“Sometimes companies take on a project because it looks financially lucrative. Other times they take on projects that don’t look financially lucrative because they are interesting to their creative staff. This paper looks at how companies resolve those inner conflicts,” he said.
Austin was also one of 15 thought leaders – including Hal Varian, the chief economist at Google – who contributed to Frontiers Fall 2016, a special collection of essays from MIT Sloan Management Review on how technology is reshaping the practice of management. His essay, “Unleashing Creativity With Digital Technology,” explores how digital technologies are reducing iteration and experimentation costs.
Austin joined Ivey full time as a professor of Information Systems in August 2016 after being a professor of Innovation and Digital Transformation at Copenhagen Business School, and, before that, a professor of Technology and Operations Management at Harvard Business School. He has taught the Ivey MBA elective, Design and Technology Management of Innovative Business, for the past three years as an adjunct professor. He will lead Ivey’s learning innovation initiative, which will look at how technology can be incorporated into the School’s programs.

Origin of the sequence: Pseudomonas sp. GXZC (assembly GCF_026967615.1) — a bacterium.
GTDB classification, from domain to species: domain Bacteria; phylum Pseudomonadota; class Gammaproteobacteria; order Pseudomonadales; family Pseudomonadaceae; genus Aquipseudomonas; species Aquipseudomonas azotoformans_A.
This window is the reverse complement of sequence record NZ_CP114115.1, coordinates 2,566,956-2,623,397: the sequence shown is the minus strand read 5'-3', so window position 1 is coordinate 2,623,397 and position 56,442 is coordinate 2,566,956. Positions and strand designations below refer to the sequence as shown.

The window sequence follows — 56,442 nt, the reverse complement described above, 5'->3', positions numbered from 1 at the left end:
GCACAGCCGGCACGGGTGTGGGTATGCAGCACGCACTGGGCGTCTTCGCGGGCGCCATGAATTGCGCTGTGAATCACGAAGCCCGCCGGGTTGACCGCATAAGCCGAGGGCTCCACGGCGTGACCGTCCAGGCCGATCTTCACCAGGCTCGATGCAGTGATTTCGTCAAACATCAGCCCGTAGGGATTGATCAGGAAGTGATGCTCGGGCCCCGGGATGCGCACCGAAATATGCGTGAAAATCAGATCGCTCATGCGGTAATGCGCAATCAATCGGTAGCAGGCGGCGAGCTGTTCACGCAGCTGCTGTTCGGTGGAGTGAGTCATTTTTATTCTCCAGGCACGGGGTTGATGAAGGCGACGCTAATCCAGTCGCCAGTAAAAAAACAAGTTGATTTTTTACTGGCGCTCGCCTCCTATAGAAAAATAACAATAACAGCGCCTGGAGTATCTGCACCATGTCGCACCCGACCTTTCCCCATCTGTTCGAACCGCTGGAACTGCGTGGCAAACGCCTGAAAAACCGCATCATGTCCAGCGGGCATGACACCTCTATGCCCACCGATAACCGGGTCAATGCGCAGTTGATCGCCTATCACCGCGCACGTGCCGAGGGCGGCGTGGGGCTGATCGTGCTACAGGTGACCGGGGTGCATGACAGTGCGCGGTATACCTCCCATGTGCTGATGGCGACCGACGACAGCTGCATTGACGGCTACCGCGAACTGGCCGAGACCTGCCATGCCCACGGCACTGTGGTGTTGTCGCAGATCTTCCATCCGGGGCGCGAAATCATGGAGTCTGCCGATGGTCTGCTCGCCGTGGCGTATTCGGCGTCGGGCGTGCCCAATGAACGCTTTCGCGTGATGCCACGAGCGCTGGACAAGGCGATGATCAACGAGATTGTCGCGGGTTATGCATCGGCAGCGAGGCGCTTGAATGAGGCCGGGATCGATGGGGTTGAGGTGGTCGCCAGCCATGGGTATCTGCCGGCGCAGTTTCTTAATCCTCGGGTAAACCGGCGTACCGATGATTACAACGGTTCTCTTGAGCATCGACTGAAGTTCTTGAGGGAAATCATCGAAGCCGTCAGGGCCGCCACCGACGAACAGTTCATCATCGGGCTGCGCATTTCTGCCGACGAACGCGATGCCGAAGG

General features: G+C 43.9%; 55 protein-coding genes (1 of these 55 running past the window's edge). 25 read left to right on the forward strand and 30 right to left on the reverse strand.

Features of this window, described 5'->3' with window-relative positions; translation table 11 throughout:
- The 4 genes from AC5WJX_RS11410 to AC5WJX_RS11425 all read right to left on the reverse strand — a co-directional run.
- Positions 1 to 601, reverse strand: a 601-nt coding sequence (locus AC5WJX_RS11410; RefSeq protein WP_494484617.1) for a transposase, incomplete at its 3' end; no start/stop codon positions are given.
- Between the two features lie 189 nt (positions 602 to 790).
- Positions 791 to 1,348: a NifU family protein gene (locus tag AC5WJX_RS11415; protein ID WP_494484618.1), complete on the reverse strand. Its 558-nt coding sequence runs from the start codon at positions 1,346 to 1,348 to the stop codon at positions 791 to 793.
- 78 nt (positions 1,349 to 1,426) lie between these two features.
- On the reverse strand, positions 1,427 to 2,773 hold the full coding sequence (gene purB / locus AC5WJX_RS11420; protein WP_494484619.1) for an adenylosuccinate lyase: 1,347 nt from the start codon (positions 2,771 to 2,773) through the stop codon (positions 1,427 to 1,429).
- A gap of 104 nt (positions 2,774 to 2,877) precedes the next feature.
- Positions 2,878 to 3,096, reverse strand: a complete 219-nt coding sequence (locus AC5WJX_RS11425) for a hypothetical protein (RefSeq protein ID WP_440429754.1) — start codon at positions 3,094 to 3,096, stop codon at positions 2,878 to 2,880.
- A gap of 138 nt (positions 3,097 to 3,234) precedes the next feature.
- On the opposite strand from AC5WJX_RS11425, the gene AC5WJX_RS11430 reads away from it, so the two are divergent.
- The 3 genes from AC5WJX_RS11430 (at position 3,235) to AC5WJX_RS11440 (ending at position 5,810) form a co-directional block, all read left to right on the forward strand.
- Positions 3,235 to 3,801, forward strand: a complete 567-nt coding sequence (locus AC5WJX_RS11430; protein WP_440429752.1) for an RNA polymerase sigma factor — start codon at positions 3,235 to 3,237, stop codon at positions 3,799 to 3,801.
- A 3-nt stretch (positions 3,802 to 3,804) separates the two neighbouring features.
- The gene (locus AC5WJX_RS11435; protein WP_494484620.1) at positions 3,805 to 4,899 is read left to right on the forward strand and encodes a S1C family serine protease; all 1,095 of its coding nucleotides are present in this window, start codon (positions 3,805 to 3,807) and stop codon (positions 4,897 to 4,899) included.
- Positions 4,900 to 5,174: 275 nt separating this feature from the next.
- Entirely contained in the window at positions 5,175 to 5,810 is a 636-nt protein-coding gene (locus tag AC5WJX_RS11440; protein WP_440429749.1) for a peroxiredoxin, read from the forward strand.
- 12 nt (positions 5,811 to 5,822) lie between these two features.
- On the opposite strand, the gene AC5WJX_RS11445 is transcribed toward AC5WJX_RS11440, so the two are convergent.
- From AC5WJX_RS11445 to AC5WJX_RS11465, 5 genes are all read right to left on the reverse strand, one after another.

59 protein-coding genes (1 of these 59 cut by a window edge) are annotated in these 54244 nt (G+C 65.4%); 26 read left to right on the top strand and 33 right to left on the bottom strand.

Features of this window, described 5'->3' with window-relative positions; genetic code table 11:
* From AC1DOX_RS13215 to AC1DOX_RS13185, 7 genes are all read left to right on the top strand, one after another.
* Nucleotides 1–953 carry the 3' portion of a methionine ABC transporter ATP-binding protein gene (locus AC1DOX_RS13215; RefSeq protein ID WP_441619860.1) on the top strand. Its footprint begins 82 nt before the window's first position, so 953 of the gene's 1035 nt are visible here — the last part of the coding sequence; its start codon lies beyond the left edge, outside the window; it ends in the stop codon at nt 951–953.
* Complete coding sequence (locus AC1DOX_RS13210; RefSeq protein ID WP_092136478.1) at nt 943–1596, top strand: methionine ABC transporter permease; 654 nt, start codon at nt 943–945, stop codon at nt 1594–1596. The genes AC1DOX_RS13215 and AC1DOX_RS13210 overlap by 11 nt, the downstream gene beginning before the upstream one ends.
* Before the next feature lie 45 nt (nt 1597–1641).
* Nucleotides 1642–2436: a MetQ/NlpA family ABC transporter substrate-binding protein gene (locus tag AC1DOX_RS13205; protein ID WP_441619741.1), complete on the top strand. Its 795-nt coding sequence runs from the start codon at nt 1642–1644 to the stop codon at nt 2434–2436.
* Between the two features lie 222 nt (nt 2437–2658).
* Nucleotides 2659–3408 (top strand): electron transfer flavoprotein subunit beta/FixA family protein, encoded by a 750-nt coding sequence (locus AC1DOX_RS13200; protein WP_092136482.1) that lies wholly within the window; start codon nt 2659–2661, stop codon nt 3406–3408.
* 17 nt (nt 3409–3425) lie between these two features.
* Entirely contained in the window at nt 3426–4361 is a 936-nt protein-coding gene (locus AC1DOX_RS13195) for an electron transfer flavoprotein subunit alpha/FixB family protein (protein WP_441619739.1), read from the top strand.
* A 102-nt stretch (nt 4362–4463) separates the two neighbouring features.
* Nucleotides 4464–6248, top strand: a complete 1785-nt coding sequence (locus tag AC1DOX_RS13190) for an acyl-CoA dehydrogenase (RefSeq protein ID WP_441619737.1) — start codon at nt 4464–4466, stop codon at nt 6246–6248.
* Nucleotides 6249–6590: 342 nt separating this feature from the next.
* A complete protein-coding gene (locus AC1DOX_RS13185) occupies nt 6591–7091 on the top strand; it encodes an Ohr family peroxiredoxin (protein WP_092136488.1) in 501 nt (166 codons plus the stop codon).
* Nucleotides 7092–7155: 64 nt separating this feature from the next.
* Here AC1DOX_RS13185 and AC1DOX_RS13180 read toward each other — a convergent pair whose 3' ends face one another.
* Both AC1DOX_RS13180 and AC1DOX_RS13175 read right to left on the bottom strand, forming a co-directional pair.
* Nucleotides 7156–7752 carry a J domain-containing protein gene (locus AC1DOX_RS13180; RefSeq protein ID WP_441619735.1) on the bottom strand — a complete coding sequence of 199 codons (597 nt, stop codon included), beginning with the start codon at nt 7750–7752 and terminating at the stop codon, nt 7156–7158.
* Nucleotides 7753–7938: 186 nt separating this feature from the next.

He’s no stranger to innovation in business education. While at Harvard Business School, Austin chaired the executive program for Chief Information Officers and sought to implement the program content in an unusual way. He co-authored, The Adventures of an IT Leader, with Richard L. Nolan of Harvard Business School and Shannon O’Donnell of Copenhagen Business School. The book fictionalized real events. First published in 2009, the book was updated this year and is now being used in more than 400 business schools to teach IT management. In 2012, he wrote a sequel with the same co-authors, Harder Than I Thought: Adventures of a Twenty-First Century Leader, about the same fictitious manager a decade later as he grapples with a CEO role. Parts of the book were filmed and developed into a Massive Open Online Course (MOOC), Leadership in 21st Century Organizations, from Copenhagen Business School, which is still being offered.